In recent years, the emerging single-cell technologies provide unprecedented opportunities for studying many challenging biomedical problems, especially in the cell differentiation and cancer biology areas, in which there exists tremendous cell heterogeneity. However, the single-cell datasets generated in those studies are usually high-dimensional, large-scale, and noisy, which makes it challenging for the biomedical scientists to directly utilize the single-cell data in support of their health science researches.
In this talk, I will discuss how to make novel biological discoveries or medical innovations in the cell differentiation studies that will benefit public health by computationally analyzing, modeling, and visualizing large-scale single-cell genomics datasets.
First, I will present a novel computational method (Kalman filter based) on reconstructing cell differentiation trajectories and the underlying regulatory networks from the time-series single-cell RNA-seq data. Unlike other existing single-cell expression based trajectory inference methods, the proposed model can deal with the dropout noise very efficiently, and it is one of the very first methods that can infer a list of cell fate dictating regulators for the differentiation process. Besides, the model has incorporated interactive visualization functions, which can dynamically generate appropriate visualizations based on the interests of the users. With the computational model, we have discovered and experimentally verified many novel regulators for the lung and heart developmental processes.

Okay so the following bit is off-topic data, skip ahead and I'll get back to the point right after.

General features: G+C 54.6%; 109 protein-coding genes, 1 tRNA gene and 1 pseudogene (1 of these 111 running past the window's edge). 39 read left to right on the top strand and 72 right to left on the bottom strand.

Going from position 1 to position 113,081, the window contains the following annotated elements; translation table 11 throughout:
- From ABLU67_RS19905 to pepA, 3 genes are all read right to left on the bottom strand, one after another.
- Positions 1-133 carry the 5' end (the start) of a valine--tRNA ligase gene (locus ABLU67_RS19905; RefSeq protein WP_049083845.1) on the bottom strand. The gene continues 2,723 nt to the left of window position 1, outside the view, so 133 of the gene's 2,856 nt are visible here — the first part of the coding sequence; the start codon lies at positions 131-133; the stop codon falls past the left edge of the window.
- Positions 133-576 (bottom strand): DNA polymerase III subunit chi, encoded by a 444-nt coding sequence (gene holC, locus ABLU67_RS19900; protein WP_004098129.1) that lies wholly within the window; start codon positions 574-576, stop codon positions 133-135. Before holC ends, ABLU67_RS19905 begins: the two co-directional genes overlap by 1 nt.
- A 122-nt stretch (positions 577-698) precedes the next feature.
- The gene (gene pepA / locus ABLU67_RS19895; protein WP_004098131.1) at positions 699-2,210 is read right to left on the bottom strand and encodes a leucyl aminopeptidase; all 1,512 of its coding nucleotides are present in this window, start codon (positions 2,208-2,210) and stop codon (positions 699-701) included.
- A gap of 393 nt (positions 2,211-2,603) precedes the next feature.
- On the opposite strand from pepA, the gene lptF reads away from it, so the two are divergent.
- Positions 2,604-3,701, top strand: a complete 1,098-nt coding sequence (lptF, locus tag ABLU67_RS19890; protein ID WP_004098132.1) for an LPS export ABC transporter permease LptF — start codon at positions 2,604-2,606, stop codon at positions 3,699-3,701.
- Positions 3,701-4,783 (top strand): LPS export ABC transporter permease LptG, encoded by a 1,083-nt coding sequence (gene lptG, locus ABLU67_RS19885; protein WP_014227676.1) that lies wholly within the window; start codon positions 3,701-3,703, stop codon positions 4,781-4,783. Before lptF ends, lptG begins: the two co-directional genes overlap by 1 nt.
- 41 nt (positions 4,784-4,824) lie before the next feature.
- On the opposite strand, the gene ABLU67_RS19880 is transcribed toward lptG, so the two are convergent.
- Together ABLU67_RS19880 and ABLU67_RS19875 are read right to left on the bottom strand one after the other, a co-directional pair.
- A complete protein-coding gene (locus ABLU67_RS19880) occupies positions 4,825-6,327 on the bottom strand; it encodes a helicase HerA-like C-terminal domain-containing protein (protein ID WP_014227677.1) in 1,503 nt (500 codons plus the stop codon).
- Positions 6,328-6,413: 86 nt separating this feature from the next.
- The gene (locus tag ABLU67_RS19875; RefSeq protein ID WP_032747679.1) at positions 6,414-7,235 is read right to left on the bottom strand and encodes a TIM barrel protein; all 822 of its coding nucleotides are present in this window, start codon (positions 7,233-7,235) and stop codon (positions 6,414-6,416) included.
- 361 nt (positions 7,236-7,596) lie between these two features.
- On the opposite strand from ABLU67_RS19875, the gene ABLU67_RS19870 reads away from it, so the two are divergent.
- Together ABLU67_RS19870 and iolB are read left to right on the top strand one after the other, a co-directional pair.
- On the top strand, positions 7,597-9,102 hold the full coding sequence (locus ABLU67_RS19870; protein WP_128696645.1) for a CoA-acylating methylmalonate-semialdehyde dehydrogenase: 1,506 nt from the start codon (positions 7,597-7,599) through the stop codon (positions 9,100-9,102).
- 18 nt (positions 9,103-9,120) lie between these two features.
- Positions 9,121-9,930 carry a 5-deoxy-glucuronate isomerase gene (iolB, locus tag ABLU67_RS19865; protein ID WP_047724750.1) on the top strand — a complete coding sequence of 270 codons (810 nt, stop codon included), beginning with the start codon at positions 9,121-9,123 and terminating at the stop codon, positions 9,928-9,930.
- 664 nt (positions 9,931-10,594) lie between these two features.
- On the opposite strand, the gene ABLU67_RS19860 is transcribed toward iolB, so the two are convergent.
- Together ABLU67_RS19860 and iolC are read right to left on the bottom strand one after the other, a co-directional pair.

Second, I will talk about how to fully exploit the single-cell RNA-seq data to reconstruct the cell differentiation trajectories better. Most existing methods are only using the gene expression information from the single-cell RNA-seq data, and other information associated with those single-cell RNA-seq is neglected. Here, I have shown that such neglected information (e.g., mutations) can be very informative for trajectory inference. The cell differentiation trajectories can be significantly improved by combing the “mutations” and gene expression information from the single-cell RNA-seq data together.
Lastly, I will talk about how to innovate the start-of-the-art protocol for differentiating iPSCs to lung epithelial cells by computationally modeling the single-cell RNA-seq data. With a careful designing of the single-cell experiment and the following computational modeling and visualization of the generated single-cell genomics datasets, we have discovered a significant reason for the cell fate divergence in the studied differentiation process. By repressing the identified pathway at the predicted time point from our model, we have dramatically improved the efficiency of the start-of-the-art differentiation protocol that will significantly benefit the lung regenerative medicine studies.
Jun Ding (http://www.cs.cmu.edu/~jund/) is a postdoc fellow in the Computational Biology Department, School of Computer Science, Carnegie Mellon University under the supervision of Dr. Ziv Bar-Joseph. Previously, he received his PhD. in Computer Science from the University of Central Florida. His research focuses on developing computational methods to drive biological discoveries and medical innovations that will benefit public health by analyzing and modeling large-scale biomedical data, especially single-cell genomics data. Jun had published over 20 journal papers in leading computational biology journals such as genome research and cell stem cell. Many computational models he developed have significantly contributed to the studies in the areas that he worked on. For example, Jun has improved the cell differentiation protocol from iPSCs to lung epithelial cells with the single-cell differentiation models he developed. Also, Jun has developed one of the very first machine learning based microRNA target prediction methods that learn the new canonical microRNA binding features from high-throughput microRNA binding experiments to improve the prediction accuracy. Currently, Jun is particularly interested in developing computational models and visualizations for cell differentiation and tumor microenvironment studies that enormously benefit from single-cell technologies.